Russian secret services have allegedly carried out a "rendition" by plucking a Russian opposition figure, Leonid Razvozzhayev, from a Kiev street in broad daylight last Saturday and transferring him to Lefortovo prison in Moscow.
The alleged kidnapping occurred just as Ukrainian President Viktor Yanukovych was heading to Moscow to meet with Russian President Vladimir Putin on a variety of bilateral issues, including the price Russia charges Ukraine for natural gas.
Ukrainian media reports say Mr. Razvozzhayev was applying for refugee assistance at the United Nations High Commission for Refugees in Kiev on Saturday. He left the building for lunch, and never returned, although he had left his things in the office.
"We are concerned that a person has disappeared just in the middle of the day, and nobody knows what happened and how," Oleksandra Makovska, spokeswoman of Ukraine’s UNHCR office, told journalists.
On Monday, it became clear that Razvozzhayev was in a Russian jail. The official Russian news agency RIA-Novosti reported that he had already "confessed to organizing mass disorder together with his boss and other opposition members" in a purported ten-page document that has not been made public.
Russian authorities argue that Razvozzhayev gave himself up voluntarily and penned a full confession about his part in a vast anti-Kremlin conspiracy. But footage posted by the Russian Internet journal LifeNews Monday shows Razvozzhayev being led from a Moscow police building Monday and pushed into a paddy wagon, audibly shouting to reporters that he had been kidnapped and tortured.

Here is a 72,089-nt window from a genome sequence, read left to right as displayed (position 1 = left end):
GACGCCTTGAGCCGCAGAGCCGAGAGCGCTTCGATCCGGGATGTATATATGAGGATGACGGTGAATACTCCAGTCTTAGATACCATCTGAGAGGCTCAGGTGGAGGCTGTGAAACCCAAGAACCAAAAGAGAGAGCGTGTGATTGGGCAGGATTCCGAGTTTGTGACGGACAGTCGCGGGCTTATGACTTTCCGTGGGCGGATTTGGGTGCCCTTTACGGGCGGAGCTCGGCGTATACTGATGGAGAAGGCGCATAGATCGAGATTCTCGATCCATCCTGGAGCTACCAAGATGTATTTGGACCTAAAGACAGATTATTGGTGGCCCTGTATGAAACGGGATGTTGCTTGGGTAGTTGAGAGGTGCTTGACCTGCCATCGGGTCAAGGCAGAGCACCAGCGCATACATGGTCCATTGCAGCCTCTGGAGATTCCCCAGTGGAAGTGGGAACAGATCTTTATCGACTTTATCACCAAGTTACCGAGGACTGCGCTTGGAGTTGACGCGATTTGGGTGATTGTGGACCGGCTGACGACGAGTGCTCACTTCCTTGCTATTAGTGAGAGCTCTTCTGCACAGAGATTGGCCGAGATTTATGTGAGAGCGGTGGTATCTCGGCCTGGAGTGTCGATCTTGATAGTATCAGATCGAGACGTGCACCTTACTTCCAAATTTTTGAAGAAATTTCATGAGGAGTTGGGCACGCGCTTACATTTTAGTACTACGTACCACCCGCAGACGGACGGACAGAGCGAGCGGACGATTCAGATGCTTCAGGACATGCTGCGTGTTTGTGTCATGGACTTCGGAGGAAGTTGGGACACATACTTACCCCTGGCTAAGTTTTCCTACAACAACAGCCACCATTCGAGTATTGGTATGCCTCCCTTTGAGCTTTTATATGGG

Razvozzhayev, an aide to opposition parliamentarian Ilya Ponomaryov, was wanted by Russia's powerful Investigative Committee for questioning in connection with a developing case against his friend, left-wing street agitator Sergei Udaltsov, who is charged with trying to overthrow Mr. Putin using funds provided by the former Soviet republic of Georgia and exiled anti-Kremlin tycoons in London.
The allegations against Mr. Udaltsov were made in a "documentary" film broadcast early this month on the state-run NTV network, which included accusations that he was plotting to seize the Russian enclave of Kaliningrad, organize terrorist actions in Moscow, and commit other revolutionary disorders.
The secretly-filmed tapes that supposedly show Udaltsov conspiring with Georgian emissary Givi Targamadze also appear to show Razvozzhayev as a participant. The Investigative Committee ordered him arrested last week, but he had already fled to Ukraine.
This all hinges on how much the Ukrainian government knew. If they knew nothing, this is...bad. Very bad. If they knew and supported the move...that's bad in a different way. Oy.
That he volunarily turned himself in and signed a confession seems...implausible at best.